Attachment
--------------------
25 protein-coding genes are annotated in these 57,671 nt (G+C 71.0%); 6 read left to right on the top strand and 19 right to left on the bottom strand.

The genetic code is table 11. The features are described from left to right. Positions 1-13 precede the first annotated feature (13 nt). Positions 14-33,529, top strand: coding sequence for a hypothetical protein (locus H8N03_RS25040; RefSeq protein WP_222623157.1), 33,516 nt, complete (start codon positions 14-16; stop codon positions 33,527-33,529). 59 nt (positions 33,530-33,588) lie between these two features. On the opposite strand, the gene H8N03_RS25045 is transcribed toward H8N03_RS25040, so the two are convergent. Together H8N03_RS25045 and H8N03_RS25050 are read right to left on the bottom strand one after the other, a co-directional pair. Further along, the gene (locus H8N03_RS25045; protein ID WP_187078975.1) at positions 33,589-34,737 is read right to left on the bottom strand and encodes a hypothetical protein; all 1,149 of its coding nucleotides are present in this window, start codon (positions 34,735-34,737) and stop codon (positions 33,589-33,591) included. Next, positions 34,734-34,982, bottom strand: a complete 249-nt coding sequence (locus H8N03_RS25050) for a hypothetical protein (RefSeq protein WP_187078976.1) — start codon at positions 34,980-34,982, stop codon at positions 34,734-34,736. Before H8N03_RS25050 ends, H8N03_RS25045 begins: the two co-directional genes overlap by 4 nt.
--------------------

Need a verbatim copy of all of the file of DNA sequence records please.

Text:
25 protein-coding genes are annotated in these 57,671 nt (G+C 71.0%); 6 read left to right on the top strand and 19 right to left on the bottom strand.

The genetic code is table 11. The features are described from left to right. Positions 1-13 precede the first annotated feature (13 nt). Positions 14-33,529, top strand: coding sequence for a hypothetical protein (locus H8N03_RS25040; RefSeq protein WP_222623157.1), 33,516 nt, complete (start codon positions 14-16; stop codon positions 33,527-33,529). 59 nt (positions 33,530-33,588) lie between these two features. On the opposite strand, the gene H8N03_RS25045 is transcribed toward H8N03_RS25040, so the two are convergent. Together H8N03_RS25045 and H8N03_RS25050 are read right to left on the bottom strand one after the other, a co-directional pair. Further along, the gene (locus H8N03_RS25045; protein ID WP_187078975.1) at positions 33,589-34,737 is read right to left on the bottom strand and encodes a hypothetical protein; all 1,149 of its coding nucleotides are present in this window, start codon (positions 34,735-34,737) and stop codon (positions 33,589-33,591) included. Next, positions 34,734-34,982, bottom strand: a complete 249-nt coding sequence (locus H8N03_RS25050) for a hypothetical protein (RefSeq protein WP_187078976.1) — start codon at positions 34,980-34,982, stop codon at positions 34,734-34,736. Before H8N03_RS25050 ends, H8N03_RS25045 begins: the two co-directional genes overlap by 4 nt.